• 1 egg, slightly beaten
  • 2 cups flour (not sifted)
  • ½ tsp baking soda
  • ¼ tsp salt (I leave this out if I’m using salted butter)
  • ½ tsp vanilla
  • 1 cup chopped pecans


Cream butter and sugar. Add egg, flour, and soda. Add vanilla and pecans. Form into 2 or 3 rolls, using wax paper to shape them. I normally make mine about 1½ to 2 inches in diameter. Keep them rolled in the wax paper and chill overnight. Slice and bake on greased cookie sheet for 10 minutes at 350 degrees F or until light tan. Cool on rack.


Watch out on the baking time! These are easy to get too dark, especially depending on how thick you cut them. You want them barely brown at the edges. The last time I took these to a holiday party, all the international participants loved these. I was told that most American baking is so sweet it hurts, so something this mild was much appreciated. I personally like two of them with a cup of tea or wassail after a heavy dinner, when I’m not in the mood for an equally heavy dessert.

Recipe du Jour: Pumpkin Scones


So, I’ve already posted how to make your own pumpkin puree, now for a recipe that you can use it in (besides pumpkin pie, of course). My first attempt at pumpkin scones involved a different recipe that called for ¼ cup of ground ginger, and a ¼ cup of cinnamon. I didn’t trust my baking instincts when I saw that. So, take that as a warning, dear readers. If something seems off in a recipe, it probably is.

These were my second attempt. This recipe comes from a magazine called TeaTime. It’s really quite lovely, especially if you like tea or tea parties. The magazine has ideas for decorations for your party, and often includes 2 to 3 full tea party menus, with tea suggestions. You can find the link to the original recipe here.


  • 2 ½ cups all-purpose flour, divided
  • ½ cup sugar
  • 2 tsp baking powder
  • ½ tsp salt
  • ½ tsp gr. Cinnamon
  • ½ tsp gr. Allspice
  • ½ tsp gr. Nutmeg
  • 2 tbsp cold unsalted butter
  • 1 large egg, lightly beaten
  • 1 cup canned pumpkin


Preheat oven to 425 degrees F. Line a baking sheet with parchment paper. Set aside. In a large bowl, sift together 2 ¼ cups flour, sugar, baking powder, salt, and spices. Using a pastry blender or fork, cut the butter into the flour mixture until mixture resembles course meal. Add the egg and pumpkin and stir until just combined. Add additional flour, if necessary, until the mixture forms a loose dough

Turn the dough out onto a lightly floured surface and roll to ¾ inch thickness. Cut into 12 (2 ¼ inch) rounds. Place on the prepared baking sheet. Bake for 10 to 12 minutes, or until lightly golden. Transfer to wire racks to cool slightly.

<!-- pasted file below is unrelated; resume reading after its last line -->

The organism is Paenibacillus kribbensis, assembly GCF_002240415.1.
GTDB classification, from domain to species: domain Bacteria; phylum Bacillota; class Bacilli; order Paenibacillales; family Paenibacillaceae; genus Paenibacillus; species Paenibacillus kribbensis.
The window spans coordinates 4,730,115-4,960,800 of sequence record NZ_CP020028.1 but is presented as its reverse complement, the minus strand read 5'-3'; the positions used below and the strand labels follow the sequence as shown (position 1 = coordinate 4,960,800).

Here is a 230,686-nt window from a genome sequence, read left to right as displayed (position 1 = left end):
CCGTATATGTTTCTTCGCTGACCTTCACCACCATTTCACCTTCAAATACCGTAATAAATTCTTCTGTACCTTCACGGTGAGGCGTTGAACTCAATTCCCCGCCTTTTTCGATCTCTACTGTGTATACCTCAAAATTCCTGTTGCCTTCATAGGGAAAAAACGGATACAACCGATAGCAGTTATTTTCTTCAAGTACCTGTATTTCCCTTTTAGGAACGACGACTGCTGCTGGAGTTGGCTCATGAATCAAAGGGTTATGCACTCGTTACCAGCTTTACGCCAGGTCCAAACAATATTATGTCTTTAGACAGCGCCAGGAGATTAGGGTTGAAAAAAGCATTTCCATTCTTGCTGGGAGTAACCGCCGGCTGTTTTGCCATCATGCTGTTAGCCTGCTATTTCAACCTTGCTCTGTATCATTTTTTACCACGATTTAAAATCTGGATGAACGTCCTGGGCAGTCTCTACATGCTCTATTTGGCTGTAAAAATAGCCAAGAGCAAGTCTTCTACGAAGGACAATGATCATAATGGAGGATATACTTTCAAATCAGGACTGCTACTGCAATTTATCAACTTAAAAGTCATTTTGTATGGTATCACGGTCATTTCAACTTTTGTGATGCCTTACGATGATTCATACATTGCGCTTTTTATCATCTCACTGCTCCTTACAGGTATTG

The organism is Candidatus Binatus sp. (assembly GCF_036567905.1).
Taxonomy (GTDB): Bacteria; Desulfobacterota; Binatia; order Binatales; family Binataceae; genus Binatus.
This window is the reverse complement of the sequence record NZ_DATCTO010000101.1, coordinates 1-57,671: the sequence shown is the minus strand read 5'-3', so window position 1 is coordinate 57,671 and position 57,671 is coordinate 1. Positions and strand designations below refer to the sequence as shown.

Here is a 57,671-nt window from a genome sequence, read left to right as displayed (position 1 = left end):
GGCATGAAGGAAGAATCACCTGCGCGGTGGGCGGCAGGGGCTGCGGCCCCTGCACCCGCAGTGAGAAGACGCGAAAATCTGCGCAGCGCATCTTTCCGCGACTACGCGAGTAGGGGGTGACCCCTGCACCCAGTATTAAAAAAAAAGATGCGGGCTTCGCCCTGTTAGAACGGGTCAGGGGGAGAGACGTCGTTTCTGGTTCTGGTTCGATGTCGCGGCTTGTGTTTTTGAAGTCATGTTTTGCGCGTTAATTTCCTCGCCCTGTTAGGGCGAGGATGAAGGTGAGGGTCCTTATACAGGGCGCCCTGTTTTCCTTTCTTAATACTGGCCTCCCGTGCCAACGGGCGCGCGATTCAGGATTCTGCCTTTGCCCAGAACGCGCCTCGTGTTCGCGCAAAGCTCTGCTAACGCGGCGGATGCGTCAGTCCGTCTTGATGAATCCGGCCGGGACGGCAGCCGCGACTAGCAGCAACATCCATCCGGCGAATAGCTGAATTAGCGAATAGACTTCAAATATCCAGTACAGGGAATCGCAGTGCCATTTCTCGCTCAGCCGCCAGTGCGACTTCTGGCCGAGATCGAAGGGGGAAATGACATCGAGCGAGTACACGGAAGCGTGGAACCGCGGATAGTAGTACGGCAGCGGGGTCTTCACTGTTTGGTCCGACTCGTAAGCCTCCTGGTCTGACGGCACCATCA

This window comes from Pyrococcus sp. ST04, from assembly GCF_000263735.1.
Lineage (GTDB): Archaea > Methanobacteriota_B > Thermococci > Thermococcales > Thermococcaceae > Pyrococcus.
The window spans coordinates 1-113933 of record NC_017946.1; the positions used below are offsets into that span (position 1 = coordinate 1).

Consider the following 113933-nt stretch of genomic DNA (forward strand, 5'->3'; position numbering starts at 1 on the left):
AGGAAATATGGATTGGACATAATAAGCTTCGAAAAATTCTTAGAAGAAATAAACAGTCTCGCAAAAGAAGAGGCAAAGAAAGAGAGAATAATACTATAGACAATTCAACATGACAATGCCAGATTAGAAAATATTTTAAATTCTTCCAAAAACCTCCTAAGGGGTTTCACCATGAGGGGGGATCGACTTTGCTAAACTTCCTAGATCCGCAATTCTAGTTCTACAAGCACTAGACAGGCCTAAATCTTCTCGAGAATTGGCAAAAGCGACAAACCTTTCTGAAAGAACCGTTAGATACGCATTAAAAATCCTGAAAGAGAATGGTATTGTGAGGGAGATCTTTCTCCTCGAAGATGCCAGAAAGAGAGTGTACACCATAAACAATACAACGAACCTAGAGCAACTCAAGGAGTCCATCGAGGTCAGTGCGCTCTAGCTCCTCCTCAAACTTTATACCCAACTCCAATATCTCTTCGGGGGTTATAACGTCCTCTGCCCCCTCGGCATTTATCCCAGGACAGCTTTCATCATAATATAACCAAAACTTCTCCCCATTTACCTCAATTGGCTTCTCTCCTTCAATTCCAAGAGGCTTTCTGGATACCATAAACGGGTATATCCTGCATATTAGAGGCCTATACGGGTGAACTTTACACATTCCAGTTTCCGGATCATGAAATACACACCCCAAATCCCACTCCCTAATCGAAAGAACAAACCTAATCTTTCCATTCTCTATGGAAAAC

These are a great basic scone recipe, if you haven’t made them before. The dough comes together quickly, and the finished product has a subtle pumpkin and spice flavor. I also made the Maple Butter (follow the link above to the original recipe for that), and it was really great, but I’m sure these would be fantastic with normal butter or even cream cheese. Watch out though, the butter recipe makes a lot.

Recipe du Jour: Homemade Pumpkin Puree

Just a quick sidenote to announce the creation of two more pages: The Recipe Index and the How-To Index. Of course, you can still use the tags or the search function to find things like this, but if you’d like to see a big list of everything without scrolling through the posts, these are the way to do it.


As part of my real food project, I try to eat as seasonally as I can. I avoid strawberries in December, and apples in the spring. While we do live in a world with a global economy that allows us to have foods from all over the map at any given moment, this isn’t the way food was meant to be consumed. Also, most of the time, in order to look nice when it gets to you, the produce has been picked before it’s ripe. Varieties have been bred in order to survive the long abusive shipping time, not necessarily to taste good. So if you want the best taste out of your food (and want to save a little coin), it’s best to eat in season, when the plants would have given it to you.

This makes each season a special treat for me, and one of the things I love about fall and winter is that I get to use pumpkin. I love pumpkin, and I love baking with it. Now, the canned stuff is ok, but if you’re going to cook with pumpkin, why not go all out? Make your own homemade pumpkin puree.


  • 1 pie pumpkin